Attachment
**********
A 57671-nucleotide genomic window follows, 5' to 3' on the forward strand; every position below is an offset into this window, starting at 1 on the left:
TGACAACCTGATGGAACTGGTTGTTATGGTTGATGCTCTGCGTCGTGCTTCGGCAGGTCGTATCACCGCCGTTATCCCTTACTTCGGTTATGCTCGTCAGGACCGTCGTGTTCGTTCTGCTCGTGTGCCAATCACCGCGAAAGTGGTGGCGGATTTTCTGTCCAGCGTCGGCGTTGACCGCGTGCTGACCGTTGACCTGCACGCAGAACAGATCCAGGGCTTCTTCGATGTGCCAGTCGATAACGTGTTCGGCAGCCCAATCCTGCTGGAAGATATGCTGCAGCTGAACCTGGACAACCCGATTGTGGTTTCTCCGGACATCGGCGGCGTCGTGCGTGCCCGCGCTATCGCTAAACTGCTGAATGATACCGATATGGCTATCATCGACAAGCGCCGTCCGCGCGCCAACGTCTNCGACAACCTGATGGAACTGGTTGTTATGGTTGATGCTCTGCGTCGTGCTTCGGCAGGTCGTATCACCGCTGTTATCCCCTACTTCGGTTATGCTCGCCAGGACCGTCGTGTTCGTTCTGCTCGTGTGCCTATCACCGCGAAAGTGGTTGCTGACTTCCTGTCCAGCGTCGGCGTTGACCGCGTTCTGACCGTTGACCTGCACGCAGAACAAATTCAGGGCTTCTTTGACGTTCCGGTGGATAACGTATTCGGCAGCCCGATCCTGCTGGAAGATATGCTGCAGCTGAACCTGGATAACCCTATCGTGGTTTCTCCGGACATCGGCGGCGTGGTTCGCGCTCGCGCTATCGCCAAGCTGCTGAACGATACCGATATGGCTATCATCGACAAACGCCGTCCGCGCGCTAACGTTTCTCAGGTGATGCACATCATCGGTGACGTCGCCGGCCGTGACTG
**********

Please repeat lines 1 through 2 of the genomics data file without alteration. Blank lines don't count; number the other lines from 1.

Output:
A 57671-nucleotide genomic window follows, 5' to 3' on the forward strand; every position below is an offset into this window, starting at 1 on the left:
TGACAACCTGATGGAACTGGTTGTTATGGTTGATGCTCTGCGTCGTGCTTCGGCAGGTCGTATCACCGCCGTTATCCCTTACTTCGGTTATGCTCGTCAGGACCGTCGTGTTCGTTCTGCTCGTGTGCCAATCACCGCGAAAGTGGTGGCGGATTTTCTGTCCAGCGTCGGCGTTGACCGCGTGCTGACCGTTGACCTGCACGCAGAACAGATCCAGGGCTTCTTCGATGTGCCAGTCGATAACGTGTTCGGCAGCCCAATCCTGCTGGAAGATATGCTGCAGCTGAACCTGGACAACCCGATTGTGGTTTCTCCGGACATCGGCGGCGTCGTGCGTGCCCGCGCTATCGCTAAACTGCTGAATGATACCGATATGGCTATCATCGACAAGCGCCGTCCGCGCGCCAACGTCTNCGACAACCTGATGGAACTGGTTGTTATGGTTGATGCTCTGCGTCGTGCTTCGGCAGGTCGTATCACCGCTGTTATCCCCTACTTCGGTTATGCTCGCCAGGACCGTCGTGTTCGTTCTGCTCGTGTGCCTATCACCGCGAAAGTGGTTGCTGACTTCCTGTCCAGCGTCGGCGTTGACCGCGTTCTGACCGTTGACCTGCACGCAGAACAAATTCAGGGCTTCTTTGACGTTCCGGTGGATAACGTATTCGGCAGCCCGATCCTGCTGGAAGATATGCTGCAGCTGAACCTGGATAACCCTATCGTGGTTTCTCCGGACATCGGCGGCGTGGTTCGCGCTCGCGCTATCGCCAAGCTGCTGAACGATACCGATATGGCTATCATCGACAAACGCCGTCCGCGCGCTAACGTTTCTCAGGTGATGCACATCATCGGTGACGTCGCCGGCCGTGACTG